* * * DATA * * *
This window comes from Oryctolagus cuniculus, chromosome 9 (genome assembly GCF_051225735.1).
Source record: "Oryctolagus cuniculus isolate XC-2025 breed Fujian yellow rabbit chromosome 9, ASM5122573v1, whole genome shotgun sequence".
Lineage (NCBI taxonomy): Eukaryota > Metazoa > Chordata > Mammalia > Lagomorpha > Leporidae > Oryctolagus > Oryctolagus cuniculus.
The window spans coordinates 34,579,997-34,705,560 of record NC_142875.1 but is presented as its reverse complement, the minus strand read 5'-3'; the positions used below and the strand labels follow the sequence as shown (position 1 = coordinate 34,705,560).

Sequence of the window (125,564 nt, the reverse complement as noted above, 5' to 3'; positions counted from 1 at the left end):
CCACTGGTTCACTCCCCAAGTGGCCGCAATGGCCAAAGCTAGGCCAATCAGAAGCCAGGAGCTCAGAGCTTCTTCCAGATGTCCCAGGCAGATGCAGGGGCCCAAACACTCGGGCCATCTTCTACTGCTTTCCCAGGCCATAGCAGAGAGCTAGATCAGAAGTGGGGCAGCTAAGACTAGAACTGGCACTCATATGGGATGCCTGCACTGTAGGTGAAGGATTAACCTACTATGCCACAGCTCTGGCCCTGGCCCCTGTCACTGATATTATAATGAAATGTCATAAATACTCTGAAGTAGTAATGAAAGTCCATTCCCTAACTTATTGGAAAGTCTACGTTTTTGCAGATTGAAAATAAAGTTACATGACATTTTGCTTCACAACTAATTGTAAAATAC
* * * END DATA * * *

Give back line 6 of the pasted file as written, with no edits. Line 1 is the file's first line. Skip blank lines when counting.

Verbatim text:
CCACTGGTTCACTCCCCAAGTGGCCGCAATGGCCAAAGCTAGGCCAATCAGAAGCCAGGAGCTCAGAGCTTCTTCCAGATGTCCCAGGCAGATGCAGGGGCCCAAACACTCGGGCCATCTTCTACTGCTTTCCCAGGCCATAGCAGAGAGCTAGATCAGAAGTGGGGCAGCTAAGACTAGAACTGGCACTCATATGGGATGCCTGCACTGTAGGTGAAGGATTAACCTACTATGCCACAGCTCTGGCCCTGGCCCCTGTCACTGATATTATAATGAAATGTCATAAATACTCTGAAGTAGTAATGAAAGTCCATTCCCTAACTTATTGGAAAGTCTACGTTTTTGCAGATTGAAAATAAAGTTACATGACATTTTGCTTCACAACTAATTGTAAAATAC